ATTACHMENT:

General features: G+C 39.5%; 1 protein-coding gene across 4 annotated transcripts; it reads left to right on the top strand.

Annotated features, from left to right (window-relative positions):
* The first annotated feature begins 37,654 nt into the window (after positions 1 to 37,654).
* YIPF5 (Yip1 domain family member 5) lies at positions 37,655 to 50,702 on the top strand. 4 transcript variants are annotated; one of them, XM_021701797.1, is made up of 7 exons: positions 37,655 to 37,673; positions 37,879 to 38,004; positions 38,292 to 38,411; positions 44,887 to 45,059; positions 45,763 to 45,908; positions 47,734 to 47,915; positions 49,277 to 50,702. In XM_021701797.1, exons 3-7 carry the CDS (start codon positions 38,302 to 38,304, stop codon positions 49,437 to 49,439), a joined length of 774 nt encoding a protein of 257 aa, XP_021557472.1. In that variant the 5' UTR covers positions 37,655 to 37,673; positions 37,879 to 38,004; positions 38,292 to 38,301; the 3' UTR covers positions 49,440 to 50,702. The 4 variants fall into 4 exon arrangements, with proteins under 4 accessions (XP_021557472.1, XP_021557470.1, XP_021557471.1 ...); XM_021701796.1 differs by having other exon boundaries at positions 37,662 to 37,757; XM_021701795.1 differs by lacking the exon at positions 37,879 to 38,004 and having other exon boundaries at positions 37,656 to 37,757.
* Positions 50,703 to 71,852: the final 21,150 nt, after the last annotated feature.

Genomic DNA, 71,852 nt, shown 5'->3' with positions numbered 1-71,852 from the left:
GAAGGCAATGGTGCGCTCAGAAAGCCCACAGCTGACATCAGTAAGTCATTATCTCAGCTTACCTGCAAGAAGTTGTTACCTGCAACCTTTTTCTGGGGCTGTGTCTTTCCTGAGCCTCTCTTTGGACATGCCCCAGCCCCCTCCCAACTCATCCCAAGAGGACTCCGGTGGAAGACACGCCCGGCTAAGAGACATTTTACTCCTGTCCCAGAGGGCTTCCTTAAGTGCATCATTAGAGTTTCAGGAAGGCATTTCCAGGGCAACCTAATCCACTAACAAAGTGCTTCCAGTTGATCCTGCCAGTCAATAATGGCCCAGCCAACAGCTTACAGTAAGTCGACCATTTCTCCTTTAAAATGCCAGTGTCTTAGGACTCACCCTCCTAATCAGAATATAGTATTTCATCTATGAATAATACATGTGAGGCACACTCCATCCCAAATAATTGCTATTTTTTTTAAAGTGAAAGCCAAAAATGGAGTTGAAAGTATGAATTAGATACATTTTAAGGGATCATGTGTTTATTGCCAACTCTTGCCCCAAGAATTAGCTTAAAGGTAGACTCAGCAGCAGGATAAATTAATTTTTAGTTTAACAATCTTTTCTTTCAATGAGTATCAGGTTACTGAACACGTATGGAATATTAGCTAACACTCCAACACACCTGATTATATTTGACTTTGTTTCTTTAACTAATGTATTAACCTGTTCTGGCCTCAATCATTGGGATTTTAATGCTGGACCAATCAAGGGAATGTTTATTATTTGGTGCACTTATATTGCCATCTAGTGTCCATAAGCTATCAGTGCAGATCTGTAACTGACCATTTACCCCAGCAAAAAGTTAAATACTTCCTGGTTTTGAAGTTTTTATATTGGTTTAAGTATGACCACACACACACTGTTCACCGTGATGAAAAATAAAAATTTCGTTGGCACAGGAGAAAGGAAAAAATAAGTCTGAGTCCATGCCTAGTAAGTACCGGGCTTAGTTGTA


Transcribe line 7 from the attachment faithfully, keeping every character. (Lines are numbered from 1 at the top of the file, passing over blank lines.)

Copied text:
GAAGGCAATGGTGCGCTCAGAAAGCCCACAGCTGACATCAGTAAGTCATTATCTCAGCTTACCTGCAAGAAGTTGTTACCTGCAACCTTTTTCTGGGGCTGTGTCTTTCCTGAGCCTCTCTTTGGACATGCCCCAGCCCCCTCCCAACTCATCCCAAGAGGACTCCGGTGGAAGACACGCCCGGCTAAGAGACATTTTACTCCTGTCCCAGAGGGCTTCCTTAAGTGCATCATTAGAGTTTCAGGAAGGCATTTCCAGGGCAACCTAATCCACTAACAAAGTGCTTCCAGTTGATCCTGCCAGTCAATAATGGCCCAGCCAACAGCTTACAGTAAGTCGACCATTTCTCCTTTAAAATGCCAGTGTCTTAGGACTCACCCTCCTAATCAGAATATAGTATTTCATCTATGAATAATACATGTGAGGCACACTCCATCCCAAATAATTGCTATTTTTTTTAAAGTGAAAGCCAAAAATGGAGTTGAAAGTATGAATTAGATACATTTTAAGGGATCATGTGTTTATTGCCAACTCTTGCCCCAAGAATTAGCTTAAAGGTAGACTCAGCAGCAGGATAAATTAATTTTTAGTTTAACAATCTTTTCTTTCAATGAGTATCAGGTTACTGAACACGTATGGAATATTAGCTAACACTCCAACACACCTGATTATATTTGACTTTGTTTCTTTAACTAATGTATTAACCTGTTCTGGCCTCAATCATTGGGATTTTAATGCTGGACCAATCAAGGGAATGTTTATTATTTGGTGCACTTATATTGCCATCTAGTGTCCATAAGCTATCAGTGCAGATCTGTAACTGACCATTTACCCCAGCAAAAAGTTAAATACTTCCTGGTTTTGAAGTTTTTATATTGGTTTAAGTATGACCACACACACACTGTTCACCGTGATGAAAAATAAAAATTTCGTTGGCACAGGAGAAAGGAAAAAATAAGTCTGAGTCCATGCCTAGTAAGTACCGGGCTTAGTTGTA